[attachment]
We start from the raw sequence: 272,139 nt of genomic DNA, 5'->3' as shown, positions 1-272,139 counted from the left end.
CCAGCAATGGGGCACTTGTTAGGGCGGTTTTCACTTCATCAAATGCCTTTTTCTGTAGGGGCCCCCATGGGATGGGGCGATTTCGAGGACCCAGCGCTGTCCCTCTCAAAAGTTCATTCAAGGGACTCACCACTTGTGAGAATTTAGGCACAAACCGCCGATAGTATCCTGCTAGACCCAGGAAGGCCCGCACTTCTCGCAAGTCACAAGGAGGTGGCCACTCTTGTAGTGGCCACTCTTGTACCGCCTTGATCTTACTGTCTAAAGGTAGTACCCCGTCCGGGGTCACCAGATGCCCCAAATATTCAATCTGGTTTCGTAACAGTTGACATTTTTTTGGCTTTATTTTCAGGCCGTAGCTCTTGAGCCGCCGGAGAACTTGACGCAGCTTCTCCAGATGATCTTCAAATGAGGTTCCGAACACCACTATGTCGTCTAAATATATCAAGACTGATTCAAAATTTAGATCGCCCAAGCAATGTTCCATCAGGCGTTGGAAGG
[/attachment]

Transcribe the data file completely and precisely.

We start from the raw sequence: 272,139 nt of genomic DNA, 5'->3' as shown, positions 1-272,139 counted from the left end.
CCAGCAATGGGGCACTTGTTAGGGCGGTTTTCACTTCATCAAATGCCTTTTTCTGTAGGGGCCCCCATGGGATGGGGCGATTTCGAGGACCCAGCGCTGTCCCTCTCAAAAGTTCATTCAAGGGACTCACCACTTGTGAGAATTTAGGCACAAACCGCCGATAGTATCCTGCTAGACCCAGGAAGGCCCGCACTTCTCGCAAGTCACAAGGAGGTGGCCACTCTTGTAGTGGCCACTCTTGTACCGCCTTGATCTTACTGTCTAAAGGTAGTACCCCGTCCGGGGTCACCAGATGCCCCAAATATTCAATCTGGTTTCGTAACAGTTGACATTTTTTTGGCTTTATTTTCAGGCCGTAGCTCTTGAGCCGCCGGAGAACTTGACGCAGCTTCTCCAGATGATCTTCAAATGAGGTTCCGAACACCACTATGTCGTCTAAATATATCAAGACTGATTCAAAATTTAGATCGCCCAAGCAATGTTCCATCAGGCGTTGGAAGG